Berkshire, ExxonMobil and a Valuation Tail
In his 2011 shareholder letter, Buffett wrote: “A century from now... ExxonMobil will probably have delivered trillions of dollars in dividends to its owners and will also hold assets worth many more trillions...”
Recent investments in shale and natural gas production indicate that ExxonMobil will be earning cash for its shareholders for the next several decades. It has invested more in natural gas. ExxonMobil completed a $30 billion project to develop the world's largest natural gas field. This field is located in the Persian Gulf state of Qatar. It is expected to boost the company's gas production and make ExxonMobil the world's largest natural gas producer. The North Field is expected to contain 900 trillion feet of natural gas. ExxonMobil also agreed to a joint venture with Royal Dutch Shell and Chevron to construct a liquefied natural gas facility on Barrow Island off the coast of Australia. Chevron will own 50% of the facility while Shell and Exxon will each have 25%.
Exxon strengthened itself in Natural Gas by the acquisition of XTO Energy (shale). XTO has a strong hold in shale, including the Marcellus, Haynesville and the Bakken basins.
XTO drove a surge in U.S. fuel output by exploiting fracking. XTO Energy’s resource was reported to consist of 45 trillion cubic feet of gas. The XTO acquisition complimented Exxon’s presence in other shale areas such as the Piceance Basin in Colorado. The company has been producing natural gas from the basin for more than 50 years and it has a reported estimate of 1.5 trillion barrels of in-place oil shale resources.
So, What About an Estimate of ExxonMobil’s Stock Value?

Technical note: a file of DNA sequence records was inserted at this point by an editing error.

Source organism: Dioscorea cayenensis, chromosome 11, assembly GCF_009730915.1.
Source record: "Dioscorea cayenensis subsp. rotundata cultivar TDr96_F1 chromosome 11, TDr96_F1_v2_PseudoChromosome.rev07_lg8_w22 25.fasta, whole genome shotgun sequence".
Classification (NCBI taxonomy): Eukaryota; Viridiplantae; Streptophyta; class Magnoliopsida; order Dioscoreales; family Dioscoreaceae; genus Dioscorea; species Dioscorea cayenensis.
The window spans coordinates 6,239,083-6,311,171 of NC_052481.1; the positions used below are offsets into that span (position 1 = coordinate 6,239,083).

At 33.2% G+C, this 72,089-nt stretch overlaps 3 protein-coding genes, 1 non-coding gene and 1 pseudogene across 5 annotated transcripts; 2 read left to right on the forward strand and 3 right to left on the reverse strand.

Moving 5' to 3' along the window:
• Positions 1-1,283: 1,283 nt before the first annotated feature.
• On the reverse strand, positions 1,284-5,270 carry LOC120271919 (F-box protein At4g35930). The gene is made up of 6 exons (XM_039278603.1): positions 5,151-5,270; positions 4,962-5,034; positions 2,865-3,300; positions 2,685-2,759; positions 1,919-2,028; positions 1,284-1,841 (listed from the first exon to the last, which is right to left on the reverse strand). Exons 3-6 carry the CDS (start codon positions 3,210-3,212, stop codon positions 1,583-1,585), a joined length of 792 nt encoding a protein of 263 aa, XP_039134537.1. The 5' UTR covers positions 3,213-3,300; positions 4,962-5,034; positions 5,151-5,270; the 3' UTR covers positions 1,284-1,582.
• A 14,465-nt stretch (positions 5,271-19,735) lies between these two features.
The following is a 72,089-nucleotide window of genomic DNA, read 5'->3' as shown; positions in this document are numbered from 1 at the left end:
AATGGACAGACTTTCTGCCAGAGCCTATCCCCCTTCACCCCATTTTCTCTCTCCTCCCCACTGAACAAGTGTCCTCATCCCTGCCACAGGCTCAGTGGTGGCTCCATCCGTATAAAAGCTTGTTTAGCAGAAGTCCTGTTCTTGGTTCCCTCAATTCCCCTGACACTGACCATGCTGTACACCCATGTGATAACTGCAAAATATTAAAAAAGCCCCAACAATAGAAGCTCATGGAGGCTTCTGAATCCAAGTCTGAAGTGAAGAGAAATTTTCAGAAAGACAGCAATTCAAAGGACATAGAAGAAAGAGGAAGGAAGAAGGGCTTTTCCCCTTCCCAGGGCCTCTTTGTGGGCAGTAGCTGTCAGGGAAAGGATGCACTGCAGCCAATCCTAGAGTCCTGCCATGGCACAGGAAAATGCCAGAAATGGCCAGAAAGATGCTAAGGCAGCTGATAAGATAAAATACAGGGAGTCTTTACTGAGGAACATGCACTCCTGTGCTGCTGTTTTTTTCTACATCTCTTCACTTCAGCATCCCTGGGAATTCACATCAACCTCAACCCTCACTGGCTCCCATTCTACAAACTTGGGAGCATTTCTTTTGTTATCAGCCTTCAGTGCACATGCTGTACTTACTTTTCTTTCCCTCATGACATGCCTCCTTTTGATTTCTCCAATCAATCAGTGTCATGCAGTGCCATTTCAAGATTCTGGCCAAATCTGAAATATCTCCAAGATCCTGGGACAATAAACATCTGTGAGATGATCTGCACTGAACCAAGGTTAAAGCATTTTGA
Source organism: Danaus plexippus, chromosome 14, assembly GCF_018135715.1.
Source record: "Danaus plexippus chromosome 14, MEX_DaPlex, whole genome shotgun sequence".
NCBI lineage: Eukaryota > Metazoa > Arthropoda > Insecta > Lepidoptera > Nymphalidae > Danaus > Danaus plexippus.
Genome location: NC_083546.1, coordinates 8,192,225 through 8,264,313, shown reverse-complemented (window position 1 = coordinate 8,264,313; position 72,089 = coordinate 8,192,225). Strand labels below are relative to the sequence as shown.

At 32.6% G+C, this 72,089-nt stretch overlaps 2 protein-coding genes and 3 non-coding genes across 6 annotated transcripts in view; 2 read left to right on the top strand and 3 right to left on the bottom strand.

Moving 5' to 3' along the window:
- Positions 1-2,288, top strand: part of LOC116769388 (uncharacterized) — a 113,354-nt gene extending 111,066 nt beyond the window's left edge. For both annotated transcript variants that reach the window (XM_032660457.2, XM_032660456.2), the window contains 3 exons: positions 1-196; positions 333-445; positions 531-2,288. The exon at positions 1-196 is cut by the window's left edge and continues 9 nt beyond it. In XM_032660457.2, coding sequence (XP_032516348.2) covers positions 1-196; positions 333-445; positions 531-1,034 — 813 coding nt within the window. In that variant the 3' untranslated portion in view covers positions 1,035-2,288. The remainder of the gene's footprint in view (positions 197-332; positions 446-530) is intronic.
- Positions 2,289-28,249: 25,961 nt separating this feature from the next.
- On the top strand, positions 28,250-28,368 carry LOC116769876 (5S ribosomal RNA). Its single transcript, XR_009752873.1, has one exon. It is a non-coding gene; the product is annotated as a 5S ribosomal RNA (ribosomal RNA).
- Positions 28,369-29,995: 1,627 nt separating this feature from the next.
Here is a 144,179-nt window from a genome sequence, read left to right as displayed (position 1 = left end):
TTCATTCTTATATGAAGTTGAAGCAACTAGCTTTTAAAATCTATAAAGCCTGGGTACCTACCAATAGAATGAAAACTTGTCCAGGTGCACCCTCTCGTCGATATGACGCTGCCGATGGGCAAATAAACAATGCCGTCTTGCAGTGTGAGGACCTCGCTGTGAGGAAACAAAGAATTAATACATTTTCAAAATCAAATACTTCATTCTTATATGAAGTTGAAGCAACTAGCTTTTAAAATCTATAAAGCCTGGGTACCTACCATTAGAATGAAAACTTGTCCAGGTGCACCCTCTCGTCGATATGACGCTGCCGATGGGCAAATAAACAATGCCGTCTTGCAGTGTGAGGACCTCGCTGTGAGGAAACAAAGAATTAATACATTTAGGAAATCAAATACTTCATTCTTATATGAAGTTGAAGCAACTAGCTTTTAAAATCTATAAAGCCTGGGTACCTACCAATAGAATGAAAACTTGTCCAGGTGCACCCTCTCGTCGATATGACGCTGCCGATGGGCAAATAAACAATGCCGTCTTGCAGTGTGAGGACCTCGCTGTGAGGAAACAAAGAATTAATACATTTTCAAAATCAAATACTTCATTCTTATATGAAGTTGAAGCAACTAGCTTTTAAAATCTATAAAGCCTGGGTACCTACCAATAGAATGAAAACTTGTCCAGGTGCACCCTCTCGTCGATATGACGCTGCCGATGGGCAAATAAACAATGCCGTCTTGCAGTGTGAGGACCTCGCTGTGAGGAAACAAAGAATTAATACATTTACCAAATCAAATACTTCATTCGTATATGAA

ExxonMobil has created a sustainable competitive advantage that I did not appreciate prior to reading about Buffett and Berkshire’s recent investment.
If you do a simple one- or two-stage DCF valuation estimation based on 10 to 15 years, a big piece of value is missed. I argue that ExxonMobil has created a valuable advantage for itself and its shareholders that stretches the excess return period (years) to at least 20 years, and maybe more.
For the sake of simplicity and estimation, let’s take a look at the DCF estimate posted at Valupro.net
Is it reasonable? Did Buffett and Berkshire get a good bargain?
Find out here.
Here is one view to consider. For the sake of conservatism, we may drop the growth rate to 5% at their model. However, I argue that, in view of long-rage planning and investments in shale and natural gas, you may also conservatively extend the excess return period to 20 years. This would result in an estimated intrinsic value of about $135 per share.
If Buffett and Berkshire purchased XOM at an average cost of $85, they got a bargain of around 37% in a large business leader.
Over time, the world economies will demand more energy production. In consideration of ExxonMobil‘s added durable competitive advantages, the “yield on cost” of this investment may prove to be even more profitable.
Bud Labitan is the author and editor of “MOATS: The Competitive Advantages of Buffett & Munger Businesses.” Moats discusses the competitive advantages of 70 Berkshire Hathaway businesses and it is targeted towards business school students, investors and business managers. He is also the author of other books on investment decision framing and decision making. These include the “1988 Valuation of Coca-Cola,” “Price To Value,” “Valuations,” and “The Four Filters Invention of Warren Buffett and Charlie Munger.”